Student respondents to a recent NAFSA survey cite financial issues as the main factor in their dissatisfaction with an institution. Flexibility around financial support comes from a school’s top leaders. Rice University’s Vision for the Second Century, created by the president a decade ago, includes an increase in undergraduate students, including those from abroad. Taskforces that look at emergency funding and other ways to help foreign students, says Adria Baker, vice provost for international education, are part of that overall vision. “If we have a glitch, I inform the president’s office,” she says. “He cares.”

In terms of broad aid to international students, every school has to have that philosophical debate, says Munro about how much aid goes to international students versus domestic students.

Her school’s average grant package for an incoming international student is $22,000 per year, which goes toward tuition that will reach $54,000 in fall 2014. “Without offering something, we would not be able to recruit as many students,” says Munro.

The College of Wooster also has a hardship fund that allows students with a family medical or other financial emergency to apply for a one-time scholarship. And because student unhappiness over financial aid can often be traced to unmet expectations, the college did a simple fix a few years ago, says Munro, to clarify costs to students upfront. Seeing that international students didn’t realize that their financial aid increase didn’t match the tuition increase, her office prompted admissions to state this in its paperwork and at student interviews.

In contrast, large state universities often can’t provide the same largess as private institutions. Despite Georgia State University’s recent efforts to attract more international undergraduates, garnering financial assistance for foreign students is difficult, says Heather Housley, director of international student and scholar services. The state has set the school’s tuition rate similar to that of higher ranking Georgia Tech and University of Georgia, “which makes international recruiting challenging,” she says. A small number of out-of-state tuition waivers exist, but most go to programs like athletics. What’s left that might entice international undergraduates is less tangible, she observes. What’s more, she adds, in Georgia “we continue to face challenges to make it easier for international students to come here, compared to other states.”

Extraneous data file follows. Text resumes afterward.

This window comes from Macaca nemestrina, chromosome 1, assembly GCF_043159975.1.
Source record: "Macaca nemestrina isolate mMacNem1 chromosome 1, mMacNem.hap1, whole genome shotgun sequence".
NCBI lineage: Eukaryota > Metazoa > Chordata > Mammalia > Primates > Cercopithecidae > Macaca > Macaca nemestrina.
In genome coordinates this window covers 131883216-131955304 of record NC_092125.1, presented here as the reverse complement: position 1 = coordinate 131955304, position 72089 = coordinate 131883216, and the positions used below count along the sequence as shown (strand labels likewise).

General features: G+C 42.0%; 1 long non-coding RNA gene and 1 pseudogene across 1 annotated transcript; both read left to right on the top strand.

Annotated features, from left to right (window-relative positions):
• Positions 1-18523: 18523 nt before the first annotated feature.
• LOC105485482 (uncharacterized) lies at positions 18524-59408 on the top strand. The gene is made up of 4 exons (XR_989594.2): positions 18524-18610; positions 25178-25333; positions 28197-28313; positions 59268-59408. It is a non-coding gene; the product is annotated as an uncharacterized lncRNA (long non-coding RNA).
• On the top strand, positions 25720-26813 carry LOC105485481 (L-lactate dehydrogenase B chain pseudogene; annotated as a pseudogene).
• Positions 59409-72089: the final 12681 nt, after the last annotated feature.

Beefing up Internships and Campus Job Opportunities

Campus jobs help retention not only because of the extra money they bring. Students who work in a campus office have a built-in support system and an increased connection and loyalty to the institution, finds Orfali. She worked very closely with the on-campus employment office to create more jobs for international undergrads by limiting the number of work hours granted to graduate assistants. “Retention rates for students who have campus jobs are very, very high,” says Orfali. Munro works to secure for international students with financial need the same 3-week lead on applying for campus jobs accorded to domestic work-study students.

International students also crave off-campus work experience to enhance their marketability and contribute to college costs. The College of Wooster encourages them to take more internships, says Munro. But restrictions mean “we’re starting to get caught between government regulations and what we know is best for the student.” Her college is starting to allow internships as part of the student’s major, one thing the government requires, she says. Wooster will never be a co-op school, which has an advantage in that the regulations “fit them perfectly,” she says.

Dealing with Plagiarism

Often institutions, including Marymount University, lose international undergraduates because of academic conduct, according to Orfali. She believes it’s a two-way street. “International students need to understand our standards here and the faculty also need to understand that different cultures look at [intellectual property] differently.” Her office is trying to encourage more staff to apply to be chaperones on spring break study abroad trips to increase their global perspectives, “because when working with students, sometimes it’s cheating and sometimes it’s an honest mistake.” Last semester three students were academically dismissed, but two are returning with her office’s help.

Orfali finds conversations about academic conduct are difficult to have. “As a student advocate, you want to help your student without making excuses for them when they do the wrong thing.” When students ask her office to accompany them to an academic conduct hearing, they go, attending as an on-site advisor to the student or as an advocate who waits outside before entering to make a statement on the student’s behalf. “Though we don’t look at it this way, this may be part of our retention efforts,” she notes.

Adapting Tools Already in Place

Some institutions choose to piggyback on existing mechanisms and technology that serve undergraduates by tailoring them to international students. Georgia State University is a leader in retaining minority students, having graduated more African Americans last year than any other institution, says Housley. Meeting the needs of her university’s highly diverse student body helps with international retention, she says, citing advisement center software that produces metrics that help students make wise decisions about their majors and how to graduate on time.

Kent State recently added to its online dynamic student checklist new features for international students so they can readily tell if, say, they’re full-time enrolled for immigration purposes or their financial guarantee has expired. And through an early alert system, faculty notify the international office halfway through a semester if an international student is struggling.

Tweaking Classes and Services to Ease the Way